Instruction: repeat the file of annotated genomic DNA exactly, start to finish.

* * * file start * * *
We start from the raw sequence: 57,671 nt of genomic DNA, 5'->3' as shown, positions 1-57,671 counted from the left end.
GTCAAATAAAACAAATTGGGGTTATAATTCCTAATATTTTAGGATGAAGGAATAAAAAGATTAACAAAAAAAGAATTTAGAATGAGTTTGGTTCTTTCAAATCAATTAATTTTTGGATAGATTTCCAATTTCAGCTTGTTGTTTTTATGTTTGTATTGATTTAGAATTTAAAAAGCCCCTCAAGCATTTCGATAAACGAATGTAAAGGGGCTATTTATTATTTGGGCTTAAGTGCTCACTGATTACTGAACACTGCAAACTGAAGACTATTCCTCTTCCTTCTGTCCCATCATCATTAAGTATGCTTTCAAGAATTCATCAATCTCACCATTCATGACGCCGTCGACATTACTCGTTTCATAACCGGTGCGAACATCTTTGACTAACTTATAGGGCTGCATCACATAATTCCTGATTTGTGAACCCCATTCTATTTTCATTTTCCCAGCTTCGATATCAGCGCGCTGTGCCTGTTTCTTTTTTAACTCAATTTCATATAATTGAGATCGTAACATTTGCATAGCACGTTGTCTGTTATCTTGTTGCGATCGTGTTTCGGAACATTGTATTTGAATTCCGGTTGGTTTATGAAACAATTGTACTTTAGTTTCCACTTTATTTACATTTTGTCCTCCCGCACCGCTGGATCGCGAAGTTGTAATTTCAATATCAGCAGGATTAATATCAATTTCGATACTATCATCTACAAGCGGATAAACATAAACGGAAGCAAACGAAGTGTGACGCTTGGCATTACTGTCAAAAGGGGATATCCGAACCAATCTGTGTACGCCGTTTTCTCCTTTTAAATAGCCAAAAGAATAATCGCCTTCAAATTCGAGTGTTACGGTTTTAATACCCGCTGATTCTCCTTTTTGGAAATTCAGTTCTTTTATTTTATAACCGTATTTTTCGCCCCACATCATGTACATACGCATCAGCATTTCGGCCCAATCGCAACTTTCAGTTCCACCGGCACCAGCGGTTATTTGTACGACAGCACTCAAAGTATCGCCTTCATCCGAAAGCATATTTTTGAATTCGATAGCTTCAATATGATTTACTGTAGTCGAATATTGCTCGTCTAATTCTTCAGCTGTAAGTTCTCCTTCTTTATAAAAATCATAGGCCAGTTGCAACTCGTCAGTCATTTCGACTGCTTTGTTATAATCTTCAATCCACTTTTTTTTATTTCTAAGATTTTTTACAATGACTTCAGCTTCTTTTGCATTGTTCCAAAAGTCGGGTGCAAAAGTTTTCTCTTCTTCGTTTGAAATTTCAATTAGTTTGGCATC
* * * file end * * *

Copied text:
We start from the raw sequence: 57,671 nt of genomic DNA, 5'->3' as shown, positions 1-57,671 counted from the left end.
GTCAAATAAAACAAATTGGGGTTATAATTCCTAATATTTTAGGATGAAGGAATAAAAAGATTAACAAAAAAAGAATTTAGAATGAGTTTGGTTCTTTCAAATCAATTAATTTTTGGATAGATTTCCAATTTCAGCTTGTTGTTTTTATGTTTGTATTGATTTAGAATTTAAAAAGCCCCTCAAGCATTTCGATAAACGAATGTAAAGGGGCTATTTATTATTTGGGCTTAAGTGCTCACTGATTACTGAACACTGCAAACTGAAGACTATTCCTCTTCCTTCTGTCCCATCATCATTAAGTATGCTTTCAAGAATTCATCAATCTCACCATTCATGACGCCGTCGACATTACTCGTTTCATAACCGGTGCGAACATCTTTGACTAACTTATAGGGCTGCATCACATAATTCCTGATTTGTGAACCCCATTCTATTTTCATTTTCCCAGCTTCGATATCAGCGCGCTGTGCCTGTTTCTTTTTTAACTCAATTTCATATAATTGAGATCGTAACATTTGCATAGCACGTTGTCTGTTATCTTGTTGCGATCGTGTTTCGGAACATTGTATTTGAATTCCGGTTGGTTTATGAAACAATTGTACTTTAGTTTCCACTTTATTTACATTTTGTCCTCCCGCACCGCTGGATCGCGAAGTTGTAATTTCAATATCAGCAGGATTAATATCAATTTCGATACTATCATCTACAAGCGGATAAACATAAACGGAAGCAAACGAAGTGTGACGCTTGGCATTACTGTCAAAAGGGGATATCCGAACCAATCTGTGTACGCCGTTTTCTCCTTTTAAATAGCCAAAAGAATAATCGCCTTCAAATTCGAGTGTTACGGTTTTAATACCCGCTGATTCTCCTTTTTGGAAATTCAGTTCTTTTATTTTATAACCGTATTTTTCGCCCCACATCATGTACATACGCATCAGCATTTCGGCCCAATCGCAACTTTCAGTTCCACCGGCACCAGCGGTTATTTGTACGACAGCACTCAAAGTATCGCCTTCATCCGAAAGCATATTTTTGAATTCGATAGCTTCAATATGATTTACTGTAGTCGAATATTGCTCGTCTAATTCTTCAGCTGTAAGTTCTCCTTCTTTATAAAAATCATAGGCCAGTTGCAACTCGTCAGTCATTTCGACTGCTTTGTTATAATCTTCAATCCACTTTTTTTTATTTCTAAGATTTTTTACAATGACTTCAGCTTCTTTTGCATTGTTCCAAAAGTCGGGTGCAAAAGTTTTCTCTTCTTCGTTTGAAATTTCAATTAGTTTGGCATC